Scholtka and colleagues used 80 human colon tissue samples representing cancers and precancers to detect genetic variations using a combination of two techniques: The first technique — locked nucleic acid (LNA)-based, wild-type blocking (WTB) polymerase chain reaction — suppressed normal DNA present in large quantities in the sample; and the second technique — high-resolution melting (HRM) — enhanced the detection of genetic variations.

The researchers were able to detect APC variations in 41 of the 80 samples. They were also able to detect previously unknown variations in APC. In contrast, the routinely used technique called direct sequencing could detect variations only in 28 samples.

They then analyzed 22 stool samples from patients whose colon tissues had APC variations, and nine stool samples from patients whose colon tissues did not have APC variations, as controls. They were able to detect APC variations in 21 out of 22 samples.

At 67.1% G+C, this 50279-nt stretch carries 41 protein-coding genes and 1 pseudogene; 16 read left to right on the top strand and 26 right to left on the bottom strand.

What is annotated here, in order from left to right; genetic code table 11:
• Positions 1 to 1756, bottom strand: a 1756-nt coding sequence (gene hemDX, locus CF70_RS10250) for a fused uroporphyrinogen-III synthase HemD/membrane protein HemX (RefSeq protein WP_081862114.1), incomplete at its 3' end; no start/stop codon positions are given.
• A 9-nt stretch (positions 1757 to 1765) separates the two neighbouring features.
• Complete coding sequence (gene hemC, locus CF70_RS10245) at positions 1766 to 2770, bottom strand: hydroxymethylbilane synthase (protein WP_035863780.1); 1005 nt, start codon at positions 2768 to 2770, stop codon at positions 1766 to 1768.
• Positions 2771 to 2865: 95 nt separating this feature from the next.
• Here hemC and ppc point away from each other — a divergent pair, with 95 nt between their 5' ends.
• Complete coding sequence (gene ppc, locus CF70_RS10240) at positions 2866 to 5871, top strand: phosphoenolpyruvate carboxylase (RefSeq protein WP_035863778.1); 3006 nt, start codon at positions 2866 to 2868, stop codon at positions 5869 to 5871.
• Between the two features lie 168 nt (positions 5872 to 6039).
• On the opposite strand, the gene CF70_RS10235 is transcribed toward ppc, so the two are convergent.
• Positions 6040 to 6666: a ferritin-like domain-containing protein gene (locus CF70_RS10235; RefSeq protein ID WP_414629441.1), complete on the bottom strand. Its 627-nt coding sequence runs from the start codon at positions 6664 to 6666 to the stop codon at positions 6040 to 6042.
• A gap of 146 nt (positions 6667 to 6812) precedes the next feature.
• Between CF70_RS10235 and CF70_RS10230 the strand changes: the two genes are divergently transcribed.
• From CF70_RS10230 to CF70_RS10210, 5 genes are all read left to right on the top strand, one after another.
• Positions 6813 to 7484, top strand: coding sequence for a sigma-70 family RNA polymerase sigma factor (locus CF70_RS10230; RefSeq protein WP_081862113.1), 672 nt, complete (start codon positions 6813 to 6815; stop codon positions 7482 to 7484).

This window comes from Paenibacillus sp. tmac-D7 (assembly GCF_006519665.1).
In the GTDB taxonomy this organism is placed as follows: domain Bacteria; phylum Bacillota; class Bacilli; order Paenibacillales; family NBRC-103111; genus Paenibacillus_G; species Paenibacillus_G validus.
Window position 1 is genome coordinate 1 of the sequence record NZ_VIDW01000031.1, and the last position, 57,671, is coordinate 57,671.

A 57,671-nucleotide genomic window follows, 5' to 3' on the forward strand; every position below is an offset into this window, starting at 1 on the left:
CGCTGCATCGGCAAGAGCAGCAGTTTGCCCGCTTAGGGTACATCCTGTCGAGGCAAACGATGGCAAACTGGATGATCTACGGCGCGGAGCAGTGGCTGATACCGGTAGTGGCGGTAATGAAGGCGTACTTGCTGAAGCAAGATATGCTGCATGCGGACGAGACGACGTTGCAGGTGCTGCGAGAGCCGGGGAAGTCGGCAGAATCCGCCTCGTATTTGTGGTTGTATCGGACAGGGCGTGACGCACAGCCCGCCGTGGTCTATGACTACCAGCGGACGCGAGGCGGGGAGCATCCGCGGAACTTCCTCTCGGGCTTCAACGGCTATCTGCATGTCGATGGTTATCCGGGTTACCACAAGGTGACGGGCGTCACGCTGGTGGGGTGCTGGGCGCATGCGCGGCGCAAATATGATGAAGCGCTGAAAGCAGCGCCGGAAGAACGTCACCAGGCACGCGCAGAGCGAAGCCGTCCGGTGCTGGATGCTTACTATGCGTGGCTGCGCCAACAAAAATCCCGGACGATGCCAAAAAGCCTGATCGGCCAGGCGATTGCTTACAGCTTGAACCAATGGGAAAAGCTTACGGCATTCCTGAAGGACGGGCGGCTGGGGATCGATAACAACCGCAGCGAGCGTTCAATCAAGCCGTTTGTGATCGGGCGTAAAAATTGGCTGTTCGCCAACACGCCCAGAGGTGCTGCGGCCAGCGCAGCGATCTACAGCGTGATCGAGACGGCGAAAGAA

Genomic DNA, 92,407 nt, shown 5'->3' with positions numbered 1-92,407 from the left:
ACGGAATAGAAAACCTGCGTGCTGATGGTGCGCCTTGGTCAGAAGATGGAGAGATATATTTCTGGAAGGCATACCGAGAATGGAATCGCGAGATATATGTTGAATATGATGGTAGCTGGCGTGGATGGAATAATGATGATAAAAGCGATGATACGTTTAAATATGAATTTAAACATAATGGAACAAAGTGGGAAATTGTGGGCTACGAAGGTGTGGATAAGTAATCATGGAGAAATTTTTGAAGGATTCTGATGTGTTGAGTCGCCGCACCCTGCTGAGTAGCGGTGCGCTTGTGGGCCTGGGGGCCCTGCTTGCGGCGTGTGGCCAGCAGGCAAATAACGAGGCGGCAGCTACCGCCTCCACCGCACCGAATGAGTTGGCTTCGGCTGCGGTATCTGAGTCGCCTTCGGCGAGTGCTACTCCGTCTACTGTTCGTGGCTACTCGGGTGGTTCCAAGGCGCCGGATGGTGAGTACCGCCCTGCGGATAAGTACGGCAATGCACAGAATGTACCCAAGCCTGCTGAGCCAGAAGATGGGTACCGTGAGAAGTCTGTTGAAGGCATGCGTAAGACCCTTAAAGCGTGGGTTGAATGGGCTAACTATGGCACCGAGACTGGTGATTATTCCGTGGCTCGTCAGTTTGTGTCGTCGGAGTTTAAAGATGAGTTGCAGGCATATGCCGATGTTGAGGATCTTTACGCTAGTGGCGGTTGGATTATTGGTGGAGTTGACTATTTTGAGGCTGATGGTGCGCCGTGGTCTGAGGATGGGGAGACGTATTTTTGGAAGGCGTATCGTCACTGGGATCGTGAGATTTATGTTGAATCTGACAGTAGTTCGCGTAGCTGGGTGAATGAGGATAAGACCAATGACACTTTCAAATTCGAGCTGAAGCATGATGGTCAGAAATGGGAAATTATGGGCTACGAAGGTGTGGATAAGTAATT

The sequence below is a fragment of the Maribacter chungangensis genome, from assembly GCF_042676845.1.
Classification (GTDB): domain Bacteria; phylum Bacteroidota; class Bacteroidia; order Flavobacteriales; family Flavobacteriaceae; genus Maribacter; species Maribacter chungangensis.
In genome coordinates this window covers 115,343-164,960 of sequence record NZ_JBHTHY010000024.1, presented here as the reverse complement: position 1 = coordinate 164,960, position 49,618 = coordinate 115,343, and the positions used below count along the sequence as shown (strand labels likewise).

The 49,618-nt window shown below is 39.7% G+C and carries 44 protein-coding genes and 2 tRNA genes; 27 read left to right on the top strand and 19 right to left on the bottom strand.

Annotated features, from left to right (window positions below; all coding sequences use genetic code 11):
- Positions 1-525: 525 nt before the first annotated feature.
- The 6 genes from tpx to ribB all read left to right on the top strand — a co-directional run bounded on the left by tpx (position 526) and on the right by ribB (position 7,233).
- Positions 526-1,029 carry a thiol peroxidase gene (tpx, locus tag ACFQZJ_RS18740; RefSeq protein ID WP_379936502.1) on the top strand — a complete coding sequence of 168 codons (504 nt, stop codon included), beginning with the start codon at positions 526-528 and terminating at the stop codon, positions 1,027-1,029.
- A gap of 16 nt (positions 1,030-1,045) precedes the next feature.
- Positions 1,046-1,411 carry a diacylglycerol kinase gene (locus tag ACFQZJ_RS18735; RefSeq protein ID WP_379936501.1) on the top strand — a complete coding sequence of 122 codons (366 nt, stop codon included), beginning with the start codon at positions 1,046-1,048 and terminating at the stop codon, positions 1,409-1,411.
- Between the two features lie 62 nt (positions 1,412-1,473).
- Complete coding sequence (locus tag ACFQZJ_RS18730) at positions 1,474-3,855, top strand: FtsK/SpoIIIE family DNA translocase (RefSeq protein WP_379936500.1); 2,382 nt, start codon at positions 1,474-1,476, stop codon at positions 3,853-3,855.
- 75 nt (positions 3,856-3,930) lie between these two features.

The researchers also detected variations in the KRAS gene using 20 human colon tissue samples to demonstrate that the WTB-HRM method can be used to detect variations in genes other than APC.

"By using our technique for examining a selection of genes that become mutated during the process of colon cancer formation, it is possible to detect the very first stage of colon cancer and even precancers in a stool sample," said Scholtka. "It will be possible to prevent cancer in many cases by removing the precancerous lesions after early detection."

Follow the AACR on Twitter: @AACR

Follow the AACR on Facebook: http://www.facebook.com/aacr.org

About the American Association for Cancer Research